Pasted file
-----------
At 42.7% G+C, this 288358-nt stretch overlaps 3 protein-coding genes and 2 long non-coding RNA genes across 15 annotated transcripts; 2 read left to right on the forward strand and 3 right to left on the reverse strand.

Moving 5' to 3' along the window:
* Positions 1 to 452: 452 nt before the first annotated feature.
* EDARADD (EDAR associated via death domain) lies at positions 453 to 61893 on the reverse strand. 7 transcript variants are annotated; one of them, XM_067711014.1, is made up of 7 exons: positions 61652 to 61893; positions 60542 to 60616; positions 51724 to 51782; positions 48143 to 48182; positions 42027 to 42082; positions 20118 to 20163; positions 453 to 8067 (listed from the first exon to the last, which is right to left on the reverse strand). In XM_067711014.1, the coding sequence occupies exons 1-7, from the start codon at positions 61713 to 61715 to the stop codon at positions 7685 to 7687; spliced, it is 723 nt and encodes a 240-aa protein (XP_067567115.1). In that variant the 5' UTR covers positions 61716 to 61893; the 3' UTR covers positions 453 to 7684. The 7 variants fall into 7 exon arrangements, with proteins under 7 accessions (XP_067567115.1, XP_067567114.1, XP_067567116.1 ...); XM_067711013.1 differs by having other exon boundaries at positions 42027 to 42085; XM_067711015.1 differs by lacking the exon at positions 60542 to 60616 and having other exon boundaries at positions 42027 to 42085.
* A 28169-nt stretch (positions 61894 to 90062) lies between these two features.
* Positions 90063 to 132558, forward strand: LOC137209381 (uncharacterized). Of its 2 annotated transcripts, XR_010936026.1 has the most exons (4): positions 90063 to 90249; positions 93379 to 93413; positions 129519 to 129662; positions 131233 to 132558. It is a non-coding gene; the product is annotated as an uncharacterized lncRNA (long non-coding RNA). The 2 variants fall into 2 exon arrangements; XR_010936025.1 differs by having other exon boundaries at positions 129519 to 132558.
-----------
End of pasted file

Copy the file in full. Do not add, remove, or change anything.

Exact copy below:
At 42.7% G+C, this 288358-nt stretch overlaps 3 protein-coding genes and 2 long non-coding RNA genes across 15 annotated transcripts; 2 read left to right on the forward strand and 3 right to left on the reverse strand.

Moving 5' to 3' along the window:
* Positions 1 to 452: 452 nt before the first annotated feature.
* EDARADD (EDAR associated via death domain) lies at positions 453 to 61893 on the reverse strand. 7 transcript variants are annotated; one of them, XM_067711014.1, is made up of 7 exons: positions 61652 to 61893; positions 60542 to 60616; positions 51724 to 51782; positions 48143 to 48182; positions 42027 to 42082; positions 20118 to 20163; positions 453 to 8067 (listed from the first exon to the last, which is right to left on the reverse strand). In XM_067711014.1, the coding sequence occupies exons 1-7, from the start codon at positions 61713 to 61715 to the stop codon at positions 7685 to 7687; spliced, it is 723 nt and encodes a 240-aa protein (XP_067567115.1). In that variant the 5' UTR covers positions 61716 to 61893; the 3' UTR covers positions 453 to 7684. The 7 variants fall into 7 exon arrangements, with proteins under 7 accessions (XP_067567115.1, XP_067567114.1, XP_067567116.1 ...); XM_067711013.1 differs by having other exon boundaries at positions 42027 to 42085; XM_067711015.1 differs by lacking the exon at positions 60542 to 60616 and having other exon boundaries at positions 42027 to 42085.
* A 28169-nt stretch (positions 61894 to 90062) lies between these two features.
* Positions 90063 to 132558, forward strand: LOC137209381 (uncharacterized). Of its 2 annotated transcripts, XR_010936026.1 has the most exons (4): positions 90063 to 90249; positions 93379 to 93413; positions 129519 to 129662; positions 131233 to 132558. It is a non-coding gene; the product is annotated as an uncharacterized lncRNA (long non-coding RNA). The 2 variants fall into 2 exon arrangements; XR_010936025.1 differs by having other exon boundaries at positions 129519 to 132558.